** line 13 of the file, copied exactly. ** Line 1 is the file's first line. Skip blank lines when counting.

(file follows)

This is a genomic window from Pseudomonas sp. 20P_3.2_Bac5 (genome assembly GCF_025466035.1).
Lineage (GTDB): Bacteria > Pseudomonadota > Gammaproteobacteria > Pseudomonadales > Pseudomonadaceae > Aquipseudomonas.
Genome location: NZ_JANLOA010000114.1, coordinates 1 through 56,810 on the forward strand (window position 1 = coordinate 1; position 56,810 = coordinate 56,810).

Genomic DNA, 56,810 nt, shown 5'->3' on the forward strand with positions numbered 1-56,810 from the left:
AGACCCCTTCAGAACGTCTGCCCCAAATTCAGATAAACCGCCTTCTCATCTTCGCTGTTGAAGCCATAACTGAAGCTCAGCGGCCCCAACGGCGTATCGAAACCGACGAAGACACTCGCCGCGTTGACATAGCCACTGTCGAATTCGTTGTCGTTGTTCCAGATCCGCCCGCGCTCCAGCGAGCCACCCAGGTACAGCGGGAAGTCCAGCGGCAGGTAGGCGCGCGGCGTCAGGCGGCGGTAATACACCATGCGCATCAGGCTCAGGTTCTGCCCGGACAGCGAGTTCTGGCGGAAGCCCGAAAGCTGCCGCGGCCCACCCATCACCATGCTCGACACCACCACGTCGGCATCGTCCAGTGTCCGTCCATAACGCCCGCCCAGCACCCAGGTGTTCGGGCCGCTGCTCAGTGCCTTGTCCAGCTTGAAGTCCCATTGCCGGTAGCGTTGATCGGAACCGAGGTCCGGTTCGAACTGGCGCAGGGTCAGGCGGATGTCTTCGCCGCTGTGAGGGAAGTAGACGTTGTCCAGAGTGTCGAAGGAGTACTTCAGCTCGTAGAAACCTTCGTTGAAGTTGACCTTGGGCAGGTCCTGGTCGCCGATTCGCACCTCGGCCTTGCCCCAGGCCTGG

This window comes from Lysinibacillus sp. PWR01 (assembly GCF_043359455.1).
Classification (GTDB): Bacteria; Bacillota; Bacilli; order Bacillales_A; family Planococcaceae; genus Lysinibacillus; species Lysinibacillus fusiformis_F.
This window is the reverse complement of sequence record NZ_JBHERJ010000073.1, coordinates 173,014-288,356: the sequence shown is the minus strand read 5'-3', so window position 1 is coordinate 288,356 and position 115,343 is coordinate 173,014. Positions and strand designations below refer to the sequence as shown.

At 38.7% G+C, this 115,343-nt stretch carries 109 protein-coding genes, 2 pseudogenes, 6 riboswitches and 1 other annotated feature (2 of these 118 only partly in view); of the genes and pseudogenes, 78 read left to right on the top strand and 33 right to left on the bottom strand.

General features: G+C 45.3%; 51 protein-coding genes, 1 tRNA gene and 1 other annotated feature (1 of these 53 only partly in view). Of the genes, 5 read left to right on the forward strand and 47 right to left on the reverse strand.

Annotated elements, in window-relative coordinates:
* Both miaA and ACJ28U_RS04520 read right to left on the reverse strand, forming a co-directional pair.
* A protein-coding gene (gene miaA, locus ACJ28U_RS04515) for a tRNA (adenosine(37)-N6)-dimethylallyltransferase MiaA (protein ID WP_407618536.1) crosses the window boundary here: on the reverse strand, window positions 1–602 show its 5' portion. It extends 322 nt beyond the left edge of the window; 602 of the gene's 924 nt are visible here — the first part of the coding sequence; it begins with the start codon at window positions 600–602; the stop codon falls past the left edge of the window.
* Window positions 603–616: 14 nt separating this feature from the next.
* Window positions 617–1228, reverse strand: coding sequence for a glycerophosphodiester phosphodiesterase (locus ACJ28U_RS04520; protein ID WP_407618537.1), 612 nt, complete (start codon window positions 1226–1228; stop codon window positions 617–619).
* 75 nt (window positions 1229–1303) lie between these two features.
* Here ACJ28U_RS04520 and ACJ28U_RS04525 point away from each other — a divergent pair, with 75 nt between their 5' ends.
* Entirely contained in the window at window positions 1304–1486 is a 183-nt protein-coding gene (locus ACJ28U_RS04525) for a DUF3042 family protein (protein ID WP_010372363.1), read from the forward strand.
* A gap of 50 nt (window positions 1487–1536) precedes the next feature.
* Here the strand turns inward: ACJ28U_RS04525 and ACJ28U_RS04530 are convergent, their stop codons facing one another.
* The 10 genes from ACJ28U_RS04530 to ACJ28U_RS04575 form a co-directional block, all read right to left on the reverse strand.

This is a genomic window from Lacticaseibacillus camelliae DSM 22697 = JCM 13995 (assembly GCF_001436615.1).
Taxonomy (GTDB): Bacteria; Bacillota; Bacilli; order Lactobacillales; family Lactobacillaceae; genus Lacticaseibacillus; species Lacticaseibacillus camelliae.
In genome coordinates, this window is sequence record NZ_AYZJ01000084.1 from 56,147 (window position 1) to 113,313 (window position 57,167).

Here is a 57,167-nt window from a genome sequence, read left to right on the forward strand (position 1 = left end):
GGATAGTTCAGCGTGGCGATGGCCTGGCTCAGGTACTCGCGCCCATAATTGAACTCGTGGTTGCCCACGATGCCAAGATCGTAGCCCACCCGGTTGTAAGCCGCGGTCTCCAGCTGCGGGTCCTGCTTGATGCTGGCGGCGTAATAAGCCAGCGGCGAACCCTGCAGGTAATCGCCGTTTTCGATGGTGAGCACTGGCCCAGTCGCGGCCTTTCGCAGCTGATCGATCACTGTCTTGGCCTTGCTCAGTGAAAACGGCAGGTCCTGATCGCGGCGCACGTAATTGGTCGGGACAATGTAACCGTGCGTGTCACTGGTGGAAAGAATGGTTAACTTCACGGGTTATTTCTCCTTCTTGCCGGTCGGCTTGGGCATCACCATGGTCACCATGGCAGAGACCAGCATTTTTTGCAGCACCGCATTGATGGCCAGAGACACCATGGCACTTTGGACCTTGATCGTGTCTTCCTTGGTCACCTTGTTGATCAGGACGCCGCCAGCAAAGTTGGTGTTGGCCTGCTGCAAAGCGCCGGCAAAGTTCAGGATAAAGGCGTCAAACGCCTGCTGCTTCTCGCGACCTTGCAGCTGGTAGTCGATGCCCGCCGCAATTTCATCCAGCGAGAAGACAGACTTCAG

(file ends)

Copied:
* A protein-coding gene (gene miaA, locus ACJ28U_RS04515) for a tRNA (adenosine(37)-N6)-dimethylallyltransferase MiaA (protein ID WP_407618536.1) crosses the window boundary here: on the reverse strand, window positions 1–602 show its 5' portion. It extends 322 nt beyond the left edge of the window; 602 of the gene's 924 nt are visible here — the first part of the coding sequence; it begins with the start codon at window positions 600–602; the stop codon falls past the left edge of the window.